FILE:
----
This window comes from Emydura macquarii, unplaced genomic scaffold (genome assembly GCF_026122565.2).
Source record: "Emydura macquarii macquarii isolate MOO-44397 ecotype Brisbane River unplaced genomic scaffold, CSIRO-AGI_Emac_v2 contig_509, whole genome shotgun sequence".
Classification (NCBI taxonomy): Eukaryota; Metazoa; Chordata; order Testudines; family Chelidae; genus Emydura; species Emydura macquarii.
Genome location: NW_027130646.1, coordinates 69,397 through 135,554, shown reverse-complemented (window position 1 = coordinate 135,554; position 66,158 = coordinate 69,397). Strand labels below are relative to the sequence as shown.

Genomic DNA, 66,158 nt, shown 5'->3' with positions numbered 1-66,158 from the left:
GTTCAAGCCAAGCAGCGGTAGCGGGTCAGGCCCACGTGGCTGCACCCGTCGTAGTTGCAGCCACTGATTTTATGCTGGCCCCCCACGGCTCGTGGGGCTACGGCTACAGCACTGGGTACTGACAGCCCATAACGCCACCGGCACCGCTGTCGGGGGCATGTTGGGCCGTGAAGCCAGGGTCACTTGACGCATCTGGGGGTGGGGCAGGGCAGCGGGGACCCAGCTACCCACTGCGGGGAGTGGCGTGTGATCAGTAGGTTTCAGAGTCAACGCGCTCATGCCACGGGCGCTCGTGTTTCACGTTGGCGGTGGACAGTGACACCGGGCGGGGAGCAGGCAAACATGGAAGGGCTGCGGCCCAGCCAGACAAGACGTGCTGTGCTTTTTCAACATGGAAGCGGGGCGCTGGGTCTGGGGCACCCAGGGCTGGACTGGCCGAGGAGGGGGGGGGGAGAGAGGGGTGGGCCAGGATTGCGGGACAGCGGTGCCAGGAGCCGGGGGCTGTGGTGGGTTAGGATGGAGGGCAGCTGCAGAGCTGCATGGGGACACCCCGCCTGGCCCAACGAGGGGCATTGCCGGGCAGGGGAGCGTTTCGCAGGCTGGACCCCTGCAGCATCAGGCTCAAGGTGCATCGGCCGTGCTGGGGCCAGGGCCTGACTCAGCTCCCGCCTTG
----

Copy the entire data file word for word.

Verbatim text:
This window comes from Emydura macquarii, unplaced genomic scaffold (genome assembly GCF_026122565.2).
Source record: "Emydura macquarii macquarii isolate MOO-44397 ecotype Brisbane River unplaced genomic scaffold, CSIRO-AGI_Emac_v2 contig_509, whole genome shotgun sequence".
Classification (NCBI taxonomy): Eukaryota; Metazoa; Chordata; order Testudines; family Chelidae; genus Emydura; species Emydura macquarii.
Genome location: NW_027130646.1, coordinates 69,397 through 135,554, shown reverse-complemented (window position 1 = coordinate 135,554; position 66,158 = coordinate 69,397). Strand labels below are relative to the sequence as shown.

Genomic DNA, 66,158 nt, shown 5'->3' with positions numbered 1-66,158 from the left:
GTTCAAGCCAAGCAGCGGTAGCGGGTCAGGCCCACGTGGCTGCACCCGTCGTAGTTGCAGCCACTGATTTTATGCTGGCCCCCCACGGCTCGTGGGGCTACGGCTACAGCACTGGGTACTGACAGCCCATAACGCCACCGGCACCGCTGTCGGGGGCATGTTGGGCCGTGAAGCCAGGGTCACTTGACGCATCTGGGGGTGGGGCAGGGCAGCGGGGACCCAGCTACCCACTGCGGGGAGTGGCGTGTGATCAGTAGGTTTCAGAGTCAACGCGCTCATGCCACGGGCGCTCGTGTTTCACGTTGGCGGTGGACAGTGACACCGGGCGGGGAGCAGGCAAACATGGAAGGGCTGCGGCCCAGCCAGACAAGACGTGCTGTGCTTTTTCAACATGGAAGCGGGGCGCTGGGTCTGGGGCACCCAGGGCTGGACTGGCCGAGGAGGGGGGGGGGAGAGAGGGGTGGGCCAGGATTGCGGGACAGCGGTGCCAGGAGCCGGGGGCTGTGGTGGGTTAGGATGGAGGGCAGCTGCAGAGCTGCATGGGGACACCCCGCCTGGCCCAACGAGGGGCATTGCCGGGCAGGGGAGCGTTTCGCAGGCTGGACCCCTGCAGCATCAGGCTCAAGGTGCATCGGCCGTGCTGGGGCCAGGGCCTGACTCAGCTCCCGCCTTG